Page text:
Bank of England Caught by Surprise with a Surge in UK Inflation

Bank of England Caught by Surprise with a Surge in UK Inflation

Bank of England Caught by Surprise with a Surge in UK Inflation ( Source: zoltangabor )

The Bank of England increased interest rates 14 times consecutively during December 2021 and August 2023.

The United Kingdom’s annual consumer price inflation (CPI) rose for the first time in over 10 months last December. It surged to 4% from the November 3.9%, a level not seen in the last two years. It fouled the estimations of the market for an early Bank of England interest rate reduction.  

Some economists suggest that a sharp rise in tobacco duty and an even larger impact from the surge of seasonal airfare contributed to the rise in CPI, shadowing the expectations of a drop of up to 3.8%. 

Pound Sterling strengthened, and bond yields of the British government surged after the data release. The interest rate futures trading at centralized exchanges depicted an approximately 60% chance that the Bank of England would begin slashing down rates from mid-May. This is done from the prediction of 80% at just the beginning of the week. 

The Bank of England increased interest rates 14 times consecutively during December 2021 and August 2023. It took the rates from 0.1% at the start of December 2021 to a 15-year high of 5.25% in August. This was mainly due to the inflation that had risen to a 41-year high of 11.1% in late 2022 and was stubborn to come down from there. 

Last year, inflation started to spiral down faster than expected in the later months. This made many economists believe that it would come down to the central bank’s target of 2% by April or May of this year, 18 months sooner than the Bank of England’s estimations.  

The surge in the UK’s inflation in December was after a rise registered in the eurozone and the United States. It was different from early 2023 as British inflation was substantially lower than other bigger and more advanced economies.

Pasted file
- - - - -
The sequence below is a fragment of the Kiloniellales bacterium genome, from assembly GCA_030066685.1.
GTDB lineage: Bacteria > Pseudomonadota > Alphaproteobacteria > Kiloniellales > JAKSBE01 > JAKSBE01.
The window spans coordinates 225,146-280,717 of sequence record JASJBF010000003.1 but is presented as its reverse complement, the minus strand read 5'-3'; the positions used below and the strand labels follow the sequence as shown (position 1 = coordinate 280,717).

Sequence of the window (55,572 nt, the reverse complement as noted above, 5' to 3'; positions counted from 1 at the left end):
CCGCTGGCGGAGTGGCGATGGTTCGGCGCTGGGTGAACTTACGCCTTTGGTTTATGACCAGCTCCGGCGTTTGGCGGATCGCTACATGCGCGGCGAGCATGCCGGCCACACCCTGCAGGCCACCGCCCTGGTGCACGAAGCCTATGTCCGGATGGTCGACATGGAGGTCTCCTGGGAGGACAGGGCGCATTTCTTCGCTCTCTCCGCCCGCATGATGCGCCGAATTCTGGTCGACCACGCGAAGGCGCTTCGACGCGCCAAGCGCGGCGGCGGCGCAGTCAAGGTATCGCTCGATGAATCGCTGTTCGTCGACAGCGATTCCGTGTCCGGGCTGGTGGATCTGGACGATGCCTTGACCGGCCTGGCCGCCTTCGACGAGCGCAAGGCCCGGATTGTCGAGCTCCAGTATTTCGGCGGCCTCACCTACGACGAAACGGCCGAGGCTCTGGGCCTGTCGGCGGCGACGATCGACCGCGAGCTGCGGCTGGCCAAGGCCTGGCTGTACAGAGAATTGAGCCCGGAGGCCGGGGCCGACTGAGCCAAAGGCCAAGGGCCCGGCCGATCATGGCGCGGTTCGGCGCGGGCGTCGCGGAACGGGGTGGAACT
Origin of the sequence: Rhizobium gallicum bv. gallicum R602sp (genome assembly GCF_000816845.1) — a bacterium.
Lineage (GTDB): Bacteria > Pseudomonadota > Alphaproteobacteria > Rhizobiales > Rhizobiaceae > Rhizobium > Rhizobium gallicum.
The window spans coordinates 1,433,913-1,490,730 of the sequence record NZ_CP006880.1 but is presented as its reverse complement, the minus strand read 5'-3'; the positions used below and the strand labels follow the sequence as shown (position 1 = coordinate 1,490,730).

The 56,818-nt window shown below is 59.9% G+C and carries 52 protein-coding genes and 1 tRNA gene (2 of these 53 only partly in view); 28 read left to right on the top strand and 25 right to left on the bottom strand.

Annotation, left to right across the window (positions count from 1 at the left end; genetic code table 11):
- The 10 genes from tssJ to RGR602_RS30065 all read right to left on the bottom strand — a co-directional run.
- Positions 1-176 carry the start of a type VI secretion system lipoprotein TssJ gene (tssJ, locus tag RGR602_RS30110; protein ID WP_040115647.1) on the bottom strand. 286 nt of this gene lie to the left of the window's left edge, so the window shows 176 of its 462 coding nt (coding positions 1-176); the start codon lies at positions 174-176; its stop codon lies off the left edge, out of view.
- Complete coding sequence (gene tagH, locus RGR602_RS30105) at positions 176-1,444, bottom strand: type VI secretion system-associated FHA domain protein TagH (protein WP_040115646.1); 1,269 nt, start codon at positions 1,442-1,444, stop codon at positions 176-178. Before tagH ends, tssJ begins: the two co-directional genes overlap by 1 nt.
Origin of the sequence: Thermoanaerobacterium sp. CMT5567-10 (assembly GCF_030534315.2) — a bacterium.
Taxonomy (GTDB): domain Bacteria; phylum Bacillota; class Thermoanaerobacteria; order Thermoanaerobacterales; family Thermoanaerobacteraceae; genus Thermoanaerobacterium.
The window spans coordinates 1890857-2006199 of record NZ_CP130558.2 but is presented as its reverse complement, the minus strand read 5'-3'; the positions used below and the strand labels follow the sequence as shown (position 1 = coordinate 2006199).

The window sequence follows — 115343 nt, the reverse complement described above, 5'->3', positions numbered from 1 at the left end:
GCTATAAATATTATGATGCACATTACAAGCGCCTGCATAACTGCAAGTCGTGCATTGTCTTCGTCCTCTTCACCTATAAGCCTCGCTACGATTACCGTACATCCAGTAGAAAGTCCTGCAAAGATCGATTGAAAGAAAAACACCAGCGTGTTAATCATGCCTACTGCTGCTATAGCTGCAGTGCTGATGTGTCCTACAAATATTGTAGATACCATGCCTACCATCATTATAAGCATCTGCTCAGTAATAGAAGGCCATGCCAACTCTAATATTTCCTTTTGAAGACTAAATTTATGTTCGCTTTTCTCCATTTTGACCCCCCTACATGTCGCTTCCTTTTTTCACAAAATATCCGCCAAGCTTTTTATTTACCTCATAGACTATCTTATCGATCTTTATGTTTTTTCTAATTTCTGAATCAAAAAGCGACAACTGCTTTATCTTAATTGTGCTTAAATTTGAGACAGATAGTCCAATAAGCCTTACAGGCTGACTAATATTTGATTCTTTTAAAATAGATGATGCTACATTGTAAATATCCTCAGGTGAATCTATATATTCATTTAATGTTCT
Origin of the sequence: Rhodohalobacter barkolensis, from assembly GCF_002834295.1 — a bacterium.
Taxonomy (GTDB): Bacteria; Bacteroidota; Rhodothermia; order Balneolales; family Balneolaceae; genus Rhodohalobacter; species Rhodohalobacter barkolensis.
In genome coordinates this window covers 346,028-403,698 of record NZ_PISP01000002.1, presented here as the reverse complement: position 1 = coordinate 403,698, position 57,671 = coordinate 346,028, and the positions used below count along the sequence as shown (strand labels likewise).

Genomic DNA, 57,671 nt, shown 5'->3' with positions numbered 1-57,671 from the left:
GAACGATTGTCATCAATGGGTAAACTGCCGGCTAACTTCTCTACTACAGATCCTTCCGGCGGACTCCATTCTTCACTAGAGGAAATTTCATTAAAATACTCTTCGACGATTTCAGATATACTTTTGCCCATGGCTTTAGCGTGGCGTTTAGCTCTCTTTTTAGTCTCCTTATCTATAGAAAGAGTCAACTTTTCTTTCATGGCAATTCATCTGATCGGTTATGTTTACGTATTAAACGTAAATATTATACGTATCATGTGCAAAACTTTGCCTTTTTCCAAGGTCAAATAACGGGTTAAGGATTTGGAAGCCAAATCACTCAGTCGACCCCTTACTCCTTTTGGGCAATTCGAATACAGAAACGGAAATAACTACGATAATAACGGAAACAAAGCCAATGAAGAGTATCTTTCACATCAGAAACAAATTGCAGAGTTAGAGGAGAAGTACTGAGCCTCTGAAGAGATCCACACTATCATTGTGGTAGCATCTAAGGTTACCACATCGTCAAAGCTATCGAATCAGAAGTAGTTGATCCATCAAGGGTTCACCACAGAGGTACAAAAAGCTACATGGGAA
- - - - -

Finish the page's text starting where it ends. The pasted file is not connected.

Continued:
Michael Saunders, ex-policymaker of the Bank of England, said that the broader image is that inflation is falling more rapidly than the central bank anticipated a few months ago. This will, in turn, push them to think of reducing interest rates possibly by the end of this year or maybe start rate cuts in the middle of the year. 

British Prime Minister Rishi Sunak is facing a lot of challenges for the upcoming election as household living standards have drastically fallen over the past two years due to super-high inflation. He has also suggested he might hold a nationwide electron in the second half of this year. 

The outlook for the British economy for 2024 remains weak. The economy grew by just 0.2% in the past year till the end of November.  

CPI Contributors 

The British Office for National Statistics said that December’s inflation increment was due to a surge in tobacco duties that came into effect in late November. It drove tobacco prices to a level last seen in 1992, contributing almost 0.1% points to CPI. 

Airfare costs significantly contributed to CPI. Flights had shown a seasonal increase in costs in December 2023 like the year before. In 2023, the ONS increased airfares weighting in the inflation, impacting the overall inflation.  

Core inflation, which omits volatile food, energy, alcohol, and tobacco prices, remained unchanged at 5.1% last December, fouling the expectations of economists of a fall to 4.9%. It was the first month since July that it had not fallen.  

There is pressure from clothing and entertainment prices as well. They were slightly balanced by a decrease in the annual rate of inflation for food and non-alcoholic beverages to 8.0% from 9.2%. 

Services inflation surged to 6.4% in December from 6.3% in November; in the meanwhile, goods inflation decreased to 1.9%, its lowest since April 2021. 

The Bank of England views both the core CPI and services inflation as its benchmark for underlying price pressures in the economy because the latter is an indicator of a rise in wage costs.  

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